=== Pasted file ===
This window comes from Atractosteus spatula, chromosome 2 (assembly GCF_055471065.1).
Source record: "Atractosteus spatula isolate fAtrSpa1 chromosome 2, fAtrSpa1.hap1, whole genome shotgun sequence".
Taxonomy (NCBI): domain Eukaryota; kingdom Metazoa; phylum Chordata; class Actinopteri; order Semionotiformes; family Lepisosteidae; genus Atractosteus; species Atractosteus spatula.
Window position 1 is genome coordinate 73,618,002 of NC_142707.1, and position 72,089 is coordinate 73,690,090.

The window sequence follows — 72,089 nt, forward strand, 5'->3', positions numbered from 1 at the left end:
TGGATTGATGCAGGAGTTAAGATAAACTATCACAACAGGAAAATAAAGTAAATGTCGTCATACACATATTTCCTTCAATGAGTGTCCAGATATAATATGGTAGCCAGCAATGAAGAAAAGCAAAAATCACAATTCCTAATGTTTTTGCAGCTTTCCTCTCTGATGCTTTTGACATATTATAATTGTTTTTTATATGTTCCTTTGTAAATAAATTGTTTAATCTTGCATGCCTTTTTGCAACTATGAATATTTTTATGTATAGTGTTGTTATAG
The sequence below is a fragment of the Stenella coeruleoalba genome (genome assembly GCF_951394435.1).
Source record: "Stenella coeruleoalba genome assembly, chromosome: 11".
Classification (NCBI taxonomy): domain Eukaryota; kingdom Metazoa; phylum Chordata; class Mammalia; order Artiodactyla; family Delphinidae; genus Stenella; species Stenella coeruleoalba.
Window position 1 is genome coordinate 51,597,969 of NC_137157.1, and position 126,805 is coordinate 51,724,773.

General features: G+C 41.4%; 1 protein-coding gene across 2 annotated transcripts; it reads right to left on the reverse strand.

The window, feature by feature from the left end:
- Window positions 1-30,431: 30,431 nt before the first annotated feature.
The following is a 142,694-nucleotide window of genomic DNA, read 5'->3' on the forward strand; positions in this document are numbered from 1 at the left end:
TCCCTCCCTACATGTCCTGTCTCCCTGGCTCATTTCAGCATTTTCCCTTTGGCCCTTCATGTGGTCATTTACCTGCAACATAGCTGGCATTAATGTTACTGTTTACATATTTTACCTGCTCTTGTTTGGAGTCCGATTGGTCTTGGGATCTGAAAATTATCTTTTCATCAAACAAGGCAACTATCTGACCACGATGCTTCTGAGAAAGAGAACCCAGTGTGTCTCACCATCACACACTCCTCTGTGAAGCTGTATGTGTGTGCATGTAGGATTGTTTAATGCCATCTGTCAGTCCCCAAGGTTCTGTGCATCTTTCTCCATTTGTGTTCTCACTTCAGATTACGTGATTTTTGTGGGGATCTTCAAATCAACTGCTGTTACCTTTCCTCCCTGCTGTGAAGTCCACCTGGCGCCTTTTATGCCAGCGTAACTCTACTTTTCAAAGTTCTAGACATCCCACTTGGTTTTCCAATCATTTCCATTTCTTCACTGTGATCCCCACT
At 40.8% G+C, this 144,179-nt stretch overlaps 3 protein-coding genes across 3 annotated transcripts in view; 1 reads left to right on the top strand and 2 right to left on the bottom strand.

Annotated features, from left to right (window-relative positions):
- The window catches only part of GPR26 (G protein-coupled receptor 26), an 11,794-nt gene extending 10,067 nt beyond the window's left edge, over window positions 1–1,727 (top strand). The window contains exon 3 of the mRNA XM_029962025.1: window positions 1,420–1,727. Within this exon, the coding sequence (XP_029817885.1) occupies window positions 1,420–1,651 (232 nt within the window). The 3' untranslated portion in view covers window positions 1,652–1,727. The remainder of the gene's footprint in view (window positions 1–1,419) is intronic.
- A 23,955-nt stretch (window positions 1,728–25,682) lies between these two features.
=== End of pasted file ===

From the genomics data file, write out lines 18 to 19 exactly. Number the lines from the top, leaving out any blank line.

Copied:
- The window catches only part of GPR26 (G protein-coupled receptor 26), an 11,794-nt gene extending 10,067 nt beyond the window's left edge, over window positions 1–1,727 (top strand). The window contains exon 3 of the mRNA XM_029962025.1: window positions 1,420–1,727. Within this exon, the coding sequence (XP_029817885.1) occupies window positions 1,420–1,651 (232 nt within the window). The 3' untranslated portion in view covers window positions 1,652–1,727. The remainder of the gene's footprint in view (window positions 1–1,419) is intronic.
- A 23,955-nt stretch (window positions 1,728–25,682) lies between these two features.